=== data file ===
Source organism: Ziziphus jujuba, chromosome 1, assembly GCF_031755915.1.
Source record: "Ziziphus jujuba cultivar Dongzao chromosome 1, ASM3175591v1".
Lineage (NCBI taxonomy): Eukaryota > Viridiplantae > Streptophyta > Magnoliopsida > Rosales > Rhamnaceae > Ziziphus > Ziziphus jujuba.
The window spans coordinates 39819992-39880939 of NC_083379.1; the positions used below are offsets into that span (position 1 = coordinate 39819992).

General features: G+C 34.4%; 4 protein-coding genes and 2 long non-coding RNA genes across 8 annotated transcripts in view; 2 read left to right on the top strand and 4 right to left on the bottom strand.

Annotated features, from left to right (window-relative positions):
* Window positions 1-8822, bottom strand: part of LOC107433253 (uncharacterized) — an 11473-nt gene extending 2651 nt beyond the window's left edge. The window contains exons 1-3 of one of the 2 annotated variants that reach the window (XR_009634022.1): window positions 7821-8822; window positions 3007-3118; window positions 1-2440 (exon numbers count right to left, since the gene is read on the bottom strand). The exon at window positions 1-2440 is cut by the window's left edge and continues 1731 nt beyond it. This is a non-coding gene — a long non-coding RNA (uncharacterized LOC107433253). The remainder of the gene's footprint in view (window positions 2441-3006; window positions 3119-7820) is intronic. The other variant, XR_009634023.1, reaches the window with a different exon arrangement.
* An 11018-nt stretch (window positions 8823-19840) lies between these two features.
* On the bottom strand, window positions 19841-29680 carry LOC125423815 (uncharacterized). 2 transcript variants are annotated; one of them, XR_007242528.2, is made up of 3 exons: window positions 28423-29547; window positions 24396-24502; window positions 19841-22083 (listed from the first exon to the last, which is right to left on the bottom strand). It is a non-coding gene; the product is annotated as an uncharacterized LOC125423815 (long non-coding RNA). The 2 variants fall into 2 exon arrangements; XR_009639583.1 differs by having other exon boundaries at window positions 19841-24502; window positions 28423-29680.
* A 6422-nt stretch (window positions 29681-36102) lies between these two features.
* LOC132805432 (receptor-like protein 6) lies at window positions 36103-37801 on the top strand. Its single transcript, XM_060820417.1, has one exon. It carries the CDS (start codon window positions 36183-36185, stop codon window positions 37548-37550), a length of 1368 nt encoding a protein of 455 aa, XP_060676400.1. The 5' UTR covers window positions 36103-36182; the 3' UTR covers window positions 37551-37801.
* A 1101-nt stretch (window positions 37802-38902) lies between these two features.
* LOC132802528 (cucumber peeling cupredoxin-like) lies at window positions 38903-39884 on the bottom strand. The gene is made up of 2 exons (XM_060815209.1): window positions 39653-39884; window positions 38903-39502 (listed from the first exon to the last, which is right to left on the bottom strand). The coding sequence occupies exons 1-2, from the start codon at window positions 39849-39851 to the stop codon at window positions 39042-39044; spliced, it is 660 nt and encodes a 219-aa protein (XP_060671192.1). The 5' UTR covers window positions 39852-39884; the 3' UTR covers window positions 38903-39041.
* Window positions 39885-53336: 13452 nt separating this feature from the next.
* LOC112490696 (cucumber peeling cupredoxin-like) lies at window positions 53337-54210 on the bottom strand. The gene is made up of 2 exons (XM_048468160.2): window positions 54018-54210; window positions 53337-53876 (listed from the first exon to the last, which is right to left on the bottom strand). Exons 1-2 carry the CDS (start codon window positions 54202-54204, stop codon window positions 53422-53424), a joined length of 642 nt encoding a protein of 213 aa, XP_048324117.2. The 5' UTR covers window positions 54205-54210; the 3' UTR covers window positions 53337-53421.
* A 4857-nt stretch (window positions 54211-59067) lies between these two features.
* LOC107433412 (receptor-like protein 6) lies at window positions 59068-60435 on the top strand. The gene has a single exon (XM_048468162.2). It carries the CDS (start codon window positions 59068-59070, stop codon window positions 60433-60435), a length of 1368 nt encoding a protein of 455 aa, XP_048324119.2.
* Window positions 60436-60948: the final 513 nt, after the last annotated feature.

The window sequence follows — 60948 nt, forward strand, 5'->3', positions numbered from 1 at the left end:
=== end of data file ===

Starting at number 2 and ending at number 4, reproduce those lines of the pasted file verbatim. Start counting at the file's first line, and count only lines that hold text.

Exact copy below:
Source record: "Ziziphus jujuba cultivar Dongzao chromosome 1, ASM3175591v1".
Lineage (NCBI taxonomy): Eukaryota > Viridiplantae > Streptophyta > Magnoliopsida > Rosales > Rhamnaceae > Ziziphus > Ziziphus jujuba.
The window spans coordinates 39819992-39880939 of NC_083379.1; the positions used below are offsets into that span (position 1 = coordinate 39819992).